How to Sit in Orchestra

On Thursday, Harmony Project students walked into orchestra rehearsal with the chairs completely rearranged – instead of designated sections with rows and the usual seating assignments, they were in 2 giant semi circles, where everyone was playing side by side. This was inspired by:

  1. An experience I had a couple years ago in which a group of first graders redefined my assumptions about orchestra seating formation (you can read about it here)
  2. Our awesome Teaching Artists who do things like write improvisatory pieces for the kids called “Cows Love it Too” and write a sitar line for our Son Jarocho ensemble
  3. The call I received an hour before rehearsal from our conductor whose car had broken down (I needed a Plan B, fast)

Orchestra is brand new to our program – up until this point the winds and strings have been separate. Putting everyone together has taken a lot of creativity and flexibility, due to different levels of playing and instrumentation (e.g. a very large and strong saxophone section combined with violas who had never held their instrument until the first rehearsal). But having all the different instruments in one room felt important, at least back in August when my idealism still lived in the drawings and outlines of my big yellow notepad, not yet shaken by the harsh reality of squawking clarinets, hyperactive kids, and a music stand shortage. So a plan was drafted for 2 ensembles, and it was our older orchestra that was subject to this new seating formation last Thursday (post to come on our younger orchestra, which made this older one seem like a walk in the park). The week prior, one of our clarinetists had commented that he felt really far away and often couldn’t hear what people were saying up front. This lead to a discussion afterwards between teachers about how we could create a more inclusive setup. We debated the possibilities, imagining scenarios where kids would walk in and freak out when they saw the new seating formation, or get confused and lose their ability to follow along, or even cause complete anarchy.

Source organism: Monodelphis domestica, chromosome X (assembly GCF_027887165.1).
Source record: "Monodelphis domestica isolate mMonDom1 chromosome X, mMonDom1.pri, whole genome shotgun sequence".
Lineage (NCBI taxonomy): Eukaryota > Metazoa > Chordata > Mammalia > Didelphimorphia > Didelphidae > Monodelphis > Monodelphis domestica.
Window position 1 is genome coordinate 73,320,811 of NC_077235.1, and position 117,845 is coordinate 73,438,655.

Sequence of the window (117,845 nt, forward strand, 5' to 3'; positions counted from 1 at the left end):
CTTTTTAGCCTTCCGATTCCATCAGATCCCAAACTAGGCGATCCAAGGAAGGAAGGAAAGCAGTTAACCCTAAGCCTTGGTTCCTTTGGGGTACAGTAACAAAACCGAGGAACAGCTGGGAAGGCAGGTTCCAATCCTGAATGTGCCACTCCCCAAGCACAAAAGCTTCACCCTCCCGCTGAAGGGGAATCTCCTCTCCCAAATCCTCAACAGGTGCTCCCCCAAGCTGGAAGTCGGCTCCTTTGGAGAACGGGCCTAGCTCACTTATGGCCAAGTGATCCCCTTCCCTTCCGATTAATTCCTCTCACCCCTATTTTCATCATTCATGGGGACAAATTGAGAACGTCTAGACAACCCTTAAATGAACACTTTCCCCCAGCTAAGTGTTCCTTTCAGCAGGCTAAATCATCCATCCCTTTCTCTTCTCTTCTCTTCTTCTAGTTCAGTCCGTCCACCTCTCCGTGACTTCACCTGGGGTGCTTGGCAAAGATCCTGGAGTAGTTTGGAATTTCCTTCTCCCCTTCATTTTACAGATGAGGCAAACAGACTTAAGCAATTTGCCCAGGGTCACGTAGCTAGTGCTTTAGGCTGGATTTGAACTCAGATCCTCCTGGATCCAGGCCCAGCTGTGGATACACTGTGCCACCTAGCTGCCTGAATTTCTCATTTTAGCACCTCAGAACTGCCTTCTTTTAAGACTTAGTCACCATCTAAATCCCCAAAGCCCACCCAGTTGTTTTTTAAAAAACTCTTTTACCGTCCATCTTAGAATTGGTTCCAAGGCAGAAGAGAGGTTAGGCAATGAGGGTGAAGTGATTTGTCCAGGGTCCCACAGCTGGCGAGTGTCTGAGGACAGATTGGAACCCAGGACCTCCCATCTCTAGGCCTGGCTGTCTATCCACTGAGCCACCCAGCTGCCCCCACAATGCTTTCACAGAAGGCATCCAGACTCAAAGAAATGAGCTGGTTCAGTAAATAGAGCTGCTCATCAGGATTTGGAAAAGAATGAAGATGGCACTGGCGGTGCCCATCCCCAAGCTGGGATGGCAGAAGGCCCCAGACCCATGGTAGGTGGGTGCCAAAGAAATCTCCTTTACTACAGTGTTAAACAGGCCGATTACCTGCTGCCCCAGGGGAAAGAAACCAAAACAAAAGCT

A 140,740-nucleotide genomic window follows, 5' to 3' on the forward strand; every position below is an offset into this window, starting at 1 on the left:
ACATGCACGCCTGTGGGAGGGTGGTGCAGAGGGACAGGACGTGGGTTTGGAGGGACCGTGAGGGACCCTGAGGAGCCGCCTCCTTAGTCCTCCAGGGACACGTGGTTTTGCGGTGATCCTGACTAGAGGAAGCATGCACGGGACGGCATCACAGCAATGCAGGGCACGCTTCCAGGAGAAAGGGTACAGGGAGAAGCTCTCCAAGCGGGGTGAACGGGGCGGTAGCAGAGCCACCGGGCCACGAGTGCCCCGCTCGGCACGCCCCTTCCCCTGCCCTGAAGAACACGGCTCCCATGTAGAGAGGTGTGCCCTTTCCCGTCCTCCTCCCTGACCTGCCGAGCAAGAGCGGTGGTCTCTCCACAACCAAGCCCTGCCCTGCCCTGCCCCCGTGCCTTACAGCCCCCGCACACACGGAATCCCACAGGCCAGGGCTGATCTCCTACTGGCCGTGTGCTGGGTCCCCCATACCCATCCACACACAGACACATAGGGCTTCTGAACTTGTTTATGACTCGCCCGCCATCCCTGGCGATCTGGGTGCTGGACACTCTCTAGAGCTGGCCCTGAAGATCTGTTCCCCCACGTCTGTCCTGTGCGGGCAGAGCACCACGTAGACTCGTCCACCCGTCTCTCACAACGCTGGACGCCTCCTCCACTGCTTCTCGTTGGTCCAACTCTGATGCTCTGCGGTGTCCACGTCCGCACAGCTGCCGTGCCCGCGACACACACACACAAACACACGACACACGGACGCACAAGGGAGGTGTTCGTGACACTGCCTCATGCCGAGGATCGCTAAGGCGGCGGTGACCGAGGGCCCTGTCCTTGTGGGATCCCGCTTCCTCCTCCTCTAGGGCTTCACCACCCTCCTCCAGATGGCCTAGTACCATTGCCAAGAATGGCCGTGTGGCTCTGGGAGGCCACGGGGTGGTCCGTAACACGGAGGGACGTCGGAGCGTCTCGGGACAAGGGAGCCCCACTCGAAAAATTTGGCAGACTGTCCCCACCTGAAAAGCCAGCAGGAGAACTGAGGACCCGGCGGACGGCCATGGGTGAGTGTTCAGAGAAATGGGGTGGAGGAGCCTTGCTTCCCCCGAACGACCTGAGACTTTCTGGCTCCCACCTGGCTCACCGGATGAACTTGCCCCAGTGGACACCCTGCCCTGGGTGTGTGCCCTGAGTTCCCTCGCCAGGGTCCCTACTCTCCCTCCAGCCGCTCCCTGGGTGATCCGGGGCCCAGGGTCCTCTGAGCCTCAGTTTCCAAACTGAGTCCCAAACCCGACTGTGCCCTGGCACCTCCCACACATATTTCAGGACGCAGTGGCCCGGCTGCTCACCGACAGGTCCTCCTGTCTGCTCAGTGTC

photo(1)

But the funny part is, none of the students even blinked when they walked in. I even made a whole announcement about how we were trying something new, and if we didn’t like it we would change it, but how it was important to experiment and we could discuss it afterwards, blah blah blah. Not a single comment. As a side note, also no comment on the recycling bin that I was using as a music stand as I conducted. And no commotion either when I altogether stopped conducting and just listened to them play, starting to realize that for a young musician, orchestra can be anything. For the adults in the room, it may mean watching a conductor or having a real music stand in front of you, or copying the bowings of the principal player, or always having certain people behind you and certain ones in front of you. But for our students, I’m pretty sure it just means everyone playing together. So now I am back to my big yellow notepad. I haven’t yet worked out details for where this orchestra is going, but I know my goal for our students:

  1. Teach them to navigate the traditional orchestra system
  2. Give them the tools to change it
Advertisements

Joining forces

Museum1

On Sunday a group of 15 Harmony Project students gave a concert at the Museum of Ventura County, as part of their Free Family Day. Over 250 people visited the museum that day, and we were proud to introduce many of them to New West Symphony for the first time ever. The museum is such a great resource in our community and we hope to continue to collaborate!

Museum2